The Floridian 3 Bedroom Condo Foreclosure in South Beach – A Fantastic Deal at $444,900

March 11, 2008 by Lucas Lechuga

The Floridian South Beach

A 3 bedroom/2 bath condo foreclosure was listed earlier today for $444,900 at The Floridian located at 650 West Avenue in South Beach. The condo is located on the 28th floor and faces west with direct views of Biscayne Bay, the Downtown Miami skyline and Star, Palm and Hibiscus Islands. The bank is also offering a $7,000 credit at closing to the buyer. Take a look at the MLS details of this condo foreclosure at The Floridian.

The Floridian South Beach

The following three bedroom units have sold on the MLS within the last 12 months at The Floridian:

  • Unit 2008 (faces east) – closed April 26, 2007 – $695,000
  • Unit 3007 (faces west) – closing June 15, 2007 – $725,000

My guess is that there will be multiple offers on this condo by the end of the week.

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58 Comments on "The Floridian 3 Bedroom Condo Foreclosure in South Beach – A Fantastic Deal at $444,900"


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Anonymous
8 years 6 months ago

This blogger has been following the trend in Phoenix of bank owned properties being priced at “too good to be true” prices leading to actually bidding wars…. sounds like a good strategy:

http://www.foreclosureexpert.info/2008/03/multiple-offe-1.html

Anonymous
8 years 6 months ago

A client submitted a bid on a foreclosure property in South Beach about a month ago and we were told that there were 8 other offers on the table. We didn’t get it.

Anonymous
8 years 6 months ago

Yes, but Lucas I think this is still too high considering that the world is ending and that the Floridian will be knocked down and sold for spare parts, no?

Anonymous
BFG
8 years 6 months ago

Wait a minute. According to several experts that post here, isn’t Miami Beach supposed to have a protective shield over it that prevents prices from declining in spite of a multi-year supply?

How did this happen – a 30-38% decline in value (depending on which comp you use – last sale of this particular unit was $630 in ’04 – a year before the peak)?

Miami Beach is supposed to be “different”. Prices are not supposed to decline here. This is nonsense!

Anonymous
8 years 6 months ago

This is crazy. I agree. They should knock down the Floridian and sell it off for it’s parts, no?

Anonymous
perez
8 years 6 months ago
I have heard their cooling system is a copper bonanza, but really, this is almost too good to be true. The original owner purchased in 2004 for $629,500; it is tax valued at $803,350; and the bank is owed $688,043. An interesting wrinkle is owner transferred to a land trust after foreclosure started, bank gets final judgment, then land trust quit claims back to owner, sale is held, bank gets certificate of title from sale. Could someone explain this apparently evasive action to attempt to delay or invalidate the foreclosure? There are people marketing these land trusts, anyone have any… Read more »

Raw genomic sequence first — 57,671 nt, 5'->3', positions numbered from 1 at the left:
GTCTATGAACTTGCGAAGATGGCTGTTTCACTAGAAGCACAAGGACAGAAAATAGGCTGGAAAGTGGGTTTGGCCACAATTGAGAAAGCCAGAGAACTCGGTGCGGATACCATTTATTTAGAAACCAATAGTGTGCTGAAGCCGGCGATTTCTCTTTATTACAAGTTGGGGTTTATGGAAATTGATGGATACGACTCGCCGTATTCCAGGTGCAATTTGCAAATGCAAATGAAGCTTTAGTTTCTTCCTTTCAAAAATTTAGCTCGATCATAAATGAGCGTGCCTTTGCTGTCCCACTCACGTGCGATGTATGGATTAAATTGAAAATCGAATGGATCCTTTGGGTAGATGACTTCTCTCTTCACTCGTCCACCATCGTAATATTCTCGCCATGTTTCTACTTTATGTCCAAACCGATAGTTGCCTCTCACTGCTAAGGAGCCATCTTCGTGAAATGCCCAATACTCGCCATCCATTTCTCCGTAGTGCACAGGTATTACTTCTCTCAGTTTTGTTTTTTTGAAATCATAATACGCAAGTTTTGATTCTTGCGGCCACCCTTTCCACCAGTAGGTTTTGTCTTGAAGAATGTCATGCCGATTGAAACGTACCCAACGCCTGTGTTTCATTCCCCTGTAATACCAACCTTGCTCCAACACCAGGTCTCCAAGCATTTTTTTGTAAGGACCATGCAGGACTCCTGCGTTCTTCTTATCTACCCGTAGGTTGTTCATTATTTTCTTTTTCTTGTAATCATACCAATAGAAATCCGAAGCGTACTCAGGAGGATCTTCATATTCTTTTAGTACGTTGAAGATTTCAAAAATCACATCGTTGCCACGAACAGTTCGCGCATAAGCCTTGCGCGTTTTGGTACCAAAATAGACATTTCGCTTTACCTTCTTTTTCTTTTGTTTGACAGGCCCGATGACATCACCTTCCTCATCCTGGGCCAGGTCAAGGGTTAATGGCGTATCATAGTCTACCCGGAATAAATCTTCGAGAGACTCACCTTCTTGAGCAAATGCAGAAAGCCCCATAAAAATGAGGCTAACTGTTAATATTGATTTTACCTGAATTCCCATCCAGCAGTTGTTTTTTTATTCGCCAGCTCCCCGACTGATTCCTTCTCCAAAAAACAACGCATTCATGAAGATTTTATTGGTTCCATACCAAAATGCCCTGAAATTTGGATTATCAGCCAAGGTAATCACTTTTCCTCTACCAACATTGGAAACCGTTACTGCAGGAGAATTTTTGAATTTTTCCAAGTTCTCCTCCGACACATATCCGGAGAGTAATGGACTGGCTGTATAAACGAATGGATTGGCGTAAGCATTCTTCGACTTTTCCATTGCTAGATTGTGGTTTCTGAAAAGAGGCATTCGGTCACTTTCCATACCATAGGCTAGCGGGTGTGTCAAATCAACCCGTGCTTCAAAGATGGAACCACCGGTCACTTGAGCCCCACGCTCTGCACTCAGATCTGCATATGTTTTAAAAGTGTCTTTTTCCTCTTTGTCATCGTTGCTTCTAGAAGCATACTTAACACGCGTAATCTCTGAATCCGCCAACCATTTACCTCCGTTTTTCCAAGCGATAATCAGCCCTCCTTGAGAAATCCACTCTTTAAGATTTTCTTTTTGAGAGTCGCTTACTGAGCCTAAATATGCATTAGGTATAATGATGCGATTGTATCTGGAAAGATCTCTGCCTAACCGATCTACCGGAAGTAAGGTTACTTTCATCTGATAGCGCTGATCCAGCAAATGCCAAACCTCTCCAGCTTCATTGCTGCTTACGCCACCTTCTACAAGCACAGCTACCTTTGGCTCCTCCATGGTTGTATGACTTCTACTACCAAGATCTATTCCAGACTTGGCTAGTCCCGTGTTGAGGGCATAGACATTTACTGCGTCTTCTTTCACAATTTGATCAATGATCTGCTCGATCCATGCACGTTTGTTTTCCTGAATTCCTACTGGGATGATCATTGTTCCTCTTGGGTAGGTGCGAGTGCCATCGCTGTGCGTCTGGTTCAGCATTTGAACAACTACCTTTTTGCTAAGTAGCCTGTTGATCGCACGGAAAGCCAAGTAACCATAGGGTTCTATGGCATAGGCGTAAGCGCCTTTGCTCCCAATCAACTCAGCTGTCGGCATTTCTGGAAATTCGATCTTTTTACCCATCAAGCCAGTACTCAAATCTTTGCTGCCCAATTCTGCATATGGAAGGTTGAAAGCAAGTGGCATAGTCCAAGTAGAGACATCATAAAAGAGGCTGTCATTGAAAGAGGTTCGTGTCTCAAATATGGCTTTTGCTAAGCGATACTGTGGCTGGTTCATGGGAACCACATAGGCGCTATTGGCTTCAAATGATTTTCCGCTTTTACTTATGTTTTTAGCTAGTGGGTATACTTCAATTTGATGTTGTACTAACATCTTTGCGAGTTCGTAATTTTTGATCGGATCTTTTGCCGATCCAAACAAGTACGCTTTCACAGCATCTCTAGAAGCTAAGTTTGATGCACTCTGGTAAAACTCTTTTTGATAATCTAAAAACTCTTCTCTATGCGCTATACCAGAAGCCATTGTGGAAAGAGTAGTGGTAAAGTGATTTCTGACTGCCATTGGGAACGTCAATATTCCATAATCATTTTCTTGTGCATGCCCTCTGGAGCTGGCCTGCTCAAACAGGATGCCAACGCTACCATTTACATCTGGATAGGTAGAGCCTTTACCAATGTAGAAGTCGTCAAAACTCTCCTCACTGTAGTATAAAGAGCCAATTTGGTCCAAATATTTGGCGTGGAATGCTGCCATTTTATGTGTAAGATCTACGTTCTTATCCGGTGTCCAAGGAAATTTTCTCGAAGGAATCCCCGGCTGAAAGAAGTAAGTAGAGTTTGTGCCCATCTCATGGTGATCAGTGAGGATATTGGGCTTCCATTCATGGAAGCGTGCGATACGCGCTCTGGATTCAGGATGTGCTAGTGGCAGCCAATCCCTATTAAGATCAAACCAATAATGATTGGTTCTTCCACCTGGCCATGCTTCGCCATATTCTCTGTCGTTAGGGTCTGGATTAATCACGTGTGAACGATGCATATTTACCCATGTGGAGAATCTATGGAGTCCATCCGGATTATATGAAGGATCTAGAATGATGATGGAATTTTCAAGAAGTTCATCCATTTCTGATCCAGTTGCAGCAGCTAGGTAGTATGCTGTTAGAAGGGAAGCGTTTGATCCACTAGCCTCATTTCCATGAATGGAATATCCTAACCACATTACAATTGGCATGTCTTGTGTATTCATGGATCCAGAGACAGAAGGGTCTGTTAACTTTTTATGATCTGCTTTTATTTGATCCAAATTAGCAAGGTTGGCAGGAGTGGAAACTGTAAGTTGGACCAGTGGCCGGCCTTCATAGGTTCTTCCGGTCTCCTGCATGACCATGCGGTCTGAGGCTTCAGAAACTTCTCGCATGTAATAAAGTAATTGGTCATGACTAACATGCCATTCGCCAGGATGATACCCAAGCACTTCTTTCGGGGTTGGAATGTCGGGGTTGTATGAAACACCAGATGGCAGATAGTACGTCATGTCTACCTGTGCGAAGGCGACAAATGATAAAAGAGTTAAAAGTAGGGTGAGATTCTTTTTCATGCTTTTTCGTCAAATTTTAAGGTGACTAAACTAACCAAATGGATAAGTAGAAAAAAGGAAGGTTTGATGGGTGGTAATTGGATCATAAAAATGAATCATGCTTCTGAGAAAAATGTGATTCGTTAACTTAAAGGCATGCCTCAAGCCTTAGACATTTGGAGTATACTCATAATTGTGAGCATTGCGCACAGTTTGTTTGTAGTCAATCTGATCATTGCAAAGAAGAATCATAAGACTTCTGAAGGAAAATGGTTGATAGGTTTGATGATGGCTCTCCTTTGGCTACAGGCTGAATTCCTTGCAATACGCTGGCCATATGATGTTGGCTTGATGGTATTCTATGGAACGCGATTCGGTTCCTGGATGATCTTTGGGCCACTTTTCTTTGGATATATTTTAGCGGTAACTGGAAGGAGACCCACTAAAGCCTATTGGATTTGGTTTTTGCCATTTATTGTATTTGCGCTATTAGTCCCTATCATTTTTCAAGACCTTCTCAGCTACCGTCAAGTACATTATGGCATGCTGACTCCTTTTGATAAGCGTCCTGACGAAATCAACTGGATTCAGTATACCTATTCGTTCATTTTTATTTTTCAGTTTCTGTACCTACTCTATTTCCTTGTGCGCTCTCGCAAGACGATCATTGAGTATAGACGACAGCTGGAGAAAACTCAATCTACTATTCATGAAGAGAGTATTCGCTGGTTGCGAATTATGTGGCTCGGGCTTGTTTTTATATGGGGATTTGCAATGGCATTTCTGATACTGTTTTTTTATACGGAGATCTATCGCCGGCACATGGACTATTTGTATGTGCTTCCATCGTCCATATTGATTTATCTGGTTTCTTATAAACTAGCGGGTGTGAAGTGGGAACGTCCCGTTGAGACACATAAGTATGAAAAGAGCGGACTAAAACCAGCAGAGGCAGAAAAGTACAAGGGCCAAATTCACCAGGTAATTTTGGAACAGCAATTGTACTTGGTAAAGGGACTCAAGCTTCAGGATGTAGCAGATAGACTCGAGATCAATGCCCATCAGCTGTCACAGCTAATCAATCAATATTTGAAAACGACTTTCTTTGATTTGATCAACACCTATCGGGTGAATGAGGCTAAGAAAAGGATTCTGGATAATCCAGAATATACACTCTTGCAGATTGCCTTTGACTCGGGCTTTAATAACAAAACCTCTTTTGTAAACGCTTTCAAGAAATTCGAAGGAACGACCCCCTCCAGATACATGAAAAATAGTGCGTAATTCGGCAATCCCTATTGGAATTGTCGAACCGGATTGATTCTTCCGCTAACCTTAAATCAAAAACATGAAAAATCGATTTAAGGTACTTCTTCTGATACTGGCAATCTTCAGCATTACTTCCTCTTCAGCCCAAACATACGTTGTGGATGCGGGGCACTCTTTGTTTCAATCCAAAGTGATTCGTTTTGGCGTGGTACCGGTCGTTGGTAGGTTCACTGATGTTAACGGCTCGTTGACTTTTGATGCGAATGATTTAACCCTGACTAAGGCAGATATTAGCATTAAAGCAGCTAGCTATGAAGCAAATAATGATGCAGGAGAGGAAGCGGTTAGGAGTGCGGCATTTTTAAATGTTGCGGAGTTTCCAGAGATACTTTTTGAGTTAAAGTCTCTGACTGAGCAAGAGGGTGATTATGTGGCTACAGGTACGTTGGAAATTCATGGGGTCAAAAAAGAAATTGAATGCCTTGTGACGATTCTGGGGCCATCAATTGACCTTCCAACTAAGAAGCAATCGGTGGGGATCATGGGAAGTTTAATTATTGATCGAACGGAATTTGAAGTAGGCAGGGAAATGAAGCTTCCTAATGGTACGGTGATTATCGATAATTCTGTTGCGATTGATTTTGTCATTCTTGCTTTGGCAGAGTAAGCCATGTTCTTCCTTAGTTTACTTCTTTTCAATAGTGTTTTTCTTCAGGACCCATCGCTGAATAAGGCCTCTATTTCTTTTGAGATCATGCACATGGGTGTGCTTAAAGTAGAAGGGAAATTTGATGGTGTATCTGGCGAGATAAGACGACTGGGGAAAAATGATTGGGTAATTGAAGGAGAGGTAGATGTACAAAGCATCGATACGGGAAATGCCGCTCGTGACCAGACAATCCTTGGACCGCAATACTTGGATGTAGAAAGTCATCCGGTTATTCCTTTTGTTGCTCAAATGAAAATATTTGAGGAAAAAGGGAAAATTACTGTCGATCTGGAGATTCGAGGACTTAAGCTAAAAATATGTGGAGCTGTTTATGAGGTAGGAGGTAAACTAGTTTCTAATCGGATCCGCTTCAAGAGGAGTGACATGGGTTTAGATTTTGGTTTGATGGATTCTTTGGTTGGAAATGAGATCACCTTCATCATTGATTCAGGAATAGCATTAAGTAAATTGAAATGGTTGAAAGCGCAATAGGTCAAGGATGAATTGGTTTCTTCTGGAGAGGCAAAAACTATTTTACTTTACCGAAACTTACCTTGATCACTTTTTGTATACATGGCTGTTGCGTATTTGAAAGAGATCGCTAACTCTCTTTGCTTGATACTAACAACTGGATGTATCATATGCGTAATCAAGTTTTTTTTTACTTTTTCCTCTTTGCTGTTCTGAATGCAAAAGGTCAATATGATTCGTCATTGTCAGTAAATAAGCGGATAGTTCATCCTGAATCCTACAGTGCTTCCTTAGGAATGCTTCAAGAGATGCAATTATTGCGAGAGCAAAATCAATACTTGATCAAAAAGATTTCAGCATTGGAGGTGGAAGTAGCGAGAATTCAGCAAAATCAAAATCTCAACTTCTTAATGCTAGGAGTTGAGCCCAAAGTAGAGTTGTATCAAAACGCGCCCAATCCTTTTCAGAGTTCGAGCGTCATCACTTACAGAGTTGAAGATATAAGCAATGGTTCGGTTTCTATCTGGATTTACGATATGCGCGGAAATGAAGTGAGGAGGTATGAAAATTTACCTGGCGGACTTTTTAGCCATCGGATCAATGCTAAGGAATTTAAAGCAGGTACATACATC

Anonymous
JasonN
8 years 6 months ago

Lucas, you really think that the status will be changed to pending by the end of the week? I’d bet against that happening. …but we will see, no?

Anonymous
8 years 6 months ago

Hey Perez
Help me out how did you do that flawless research. Seriously, good work.

Anonymous
Wild Bill
8 years 6 months ago

I would expect prices to go lower. Miami-Dade Court records show a high amount of negative activity taking place at the Floridian.
Ditto that for most buildings posted on this blog.

Anonymous
Buyer Tom
8 years 6 months ago
The Merrill Lynch prediction of 15% decline this year and 10% decline next year is a reasonable estimate. With the recent Fed decision to more or less take over some of this poor quality debt instead of more large interest rate cuts will strengthen the dollar which will dampen the last market (the foreign buyers). This will also help to stabilize prices in non-bubble markets but will do little for the bubble markets (rustbelt – OH, MI, IN and speculation/fraud – FL, AZ, CA, Las Vegas) other than falling 50% more. We are also going to see some problems in… Read more »
Anonymous
Julian
8 years 6 months ago

It’s not a ‘great’ building and I wouldn’t buy there personally, but I would agree that the price makes sense for someone who wants bayside South Beach. Just.

BFG – yep, I know, but ssshhh, don’t upset the other commentors (sic).

Anonymous
8 years 6 months ago
Roughly $360 / sq ft for a high floor facing the Bay. Floridian IMO is comparable to the Waverly. If I recall correctly, did the Waverly get converted at around $340 / sq ft in 2003? Can’t recall the specifics, but I remember alot of developers telling me that was an insane price for the build. Quite a few people were calling the market top in 2003 when that got floated LOL. That’s the problem with trying to guess the top of a boom and the bottom of a bust. If you try to think rationally, you are always going… Read more »